So why can’t the American church learn this lesson? Why do we keep rushing to and fro launching all our creative ministries, church growth strategies, and grand “missional” plans, unequipped with even a basic acquaintance of those giants whose shoulders we are standing on? What is it that, unlike any other craft or business on earth, leads us to think that we can ignore history and still succeed? Why do we think we can bypass 2,000 years of wise thinking (and lessons learned the hard way) about the Gospel, about what it is to Be The Church, and bring our fevered plans about how to “Do Church” to fruitful reality?
OK, flame off. As you were. I’m going to go think about New Years Resolutions . . . AND the Great Cloud of Witnesses.
And by the way: R.I.P. Dave Brubeck–one of the greats. And long live Keith Jarrett (pictured above), a living legend and influencer of a whole new generation of skilled, creative players.
H/t to friend and former student Matt Crutchmer for this:
I have had occasion to appreciate Westminster Seminary’s Carl Trueman before (to be precise: here and here). Now I find myself nodding in appreciation as I read Trueman’s side of a thoughtful conversation with a Roman Catholic, Bryan Cross.
Though this appears on the website of the Alliance of Confessing Evangelicals–a group that gives me the willies–I find Trueman’s even-handed discussion of the links between the two great confessions a breath of fresh air, if a bit too focused on the importance to the church of confessional theology for my taste. Continue reading →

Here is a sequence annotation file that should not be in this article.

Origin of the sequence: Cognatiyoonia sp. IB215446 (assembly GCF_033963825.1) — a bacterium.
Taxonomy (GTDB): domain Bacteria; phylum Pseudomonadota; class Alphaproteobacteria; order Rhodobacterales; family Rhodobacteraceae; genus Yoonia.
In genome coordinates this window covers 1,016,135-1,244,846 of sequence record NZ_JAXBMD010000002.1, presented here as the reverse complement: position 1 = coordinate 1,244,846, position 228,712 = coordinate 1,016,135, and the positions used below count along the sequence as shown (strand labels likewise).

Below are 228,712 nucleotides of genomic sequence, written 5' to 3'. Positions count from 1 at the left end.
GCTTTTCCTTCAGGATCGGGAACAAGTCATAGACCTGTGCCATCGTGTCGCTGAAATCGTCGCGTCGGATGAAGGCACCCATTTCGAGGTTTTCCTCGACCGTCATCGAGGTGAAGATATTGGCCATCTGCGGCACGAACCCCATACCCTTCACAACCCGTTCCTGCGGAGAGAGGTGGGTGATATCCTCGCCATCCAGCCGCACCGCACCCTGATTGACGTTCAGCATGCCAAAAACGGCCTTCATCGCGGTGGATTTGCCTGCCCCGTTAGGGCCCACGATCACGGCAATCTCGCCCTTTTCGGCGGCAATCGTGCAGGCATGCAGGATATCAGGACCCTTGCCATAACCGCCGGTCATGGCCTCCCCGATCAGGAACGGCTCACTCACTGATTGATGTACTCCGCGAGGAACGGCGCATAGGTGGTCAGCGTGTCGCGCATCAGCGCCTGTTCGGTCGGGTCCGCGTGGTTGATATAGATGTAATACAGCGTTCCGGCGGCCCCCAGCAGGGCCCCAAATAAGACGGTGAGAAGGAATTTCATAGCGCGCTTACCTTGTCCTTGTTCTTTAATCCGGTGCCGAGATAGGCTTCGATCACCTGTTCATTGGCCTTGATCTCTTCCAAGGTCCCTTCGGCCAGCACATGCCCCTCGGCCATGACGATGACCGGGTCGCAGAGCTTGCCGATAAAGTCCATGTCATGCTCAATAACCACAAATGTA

I wrote this a while back–before entering my position as Associate Professor of Church History at Bethel Seminary, St. Paul. At that time, the Iraq war was still new news rather than old news. But some news never gets old–that’s church history. And I decided to offer the best ten reasons I could think of to immerse ourselves in that news:
Top Ten Reasons to Read Christian History War’s reports deluge us every hour. Why should we read the “old news” of Christian history?
by Chris Armstrong
In a time of war, everything seems to hinge on The Now. But more than ever, it is really a time when we must be in touch with our history—especially, our sacred history.
There are many reasons why professors read books in their field. Among these: to find textbooks for use with their students; to gain arguments, evidence, or illustrations for their lectures; even to enjoy a good book! I picked up Gordon L. Heath’s Doing Church History with all three of these goals in mind.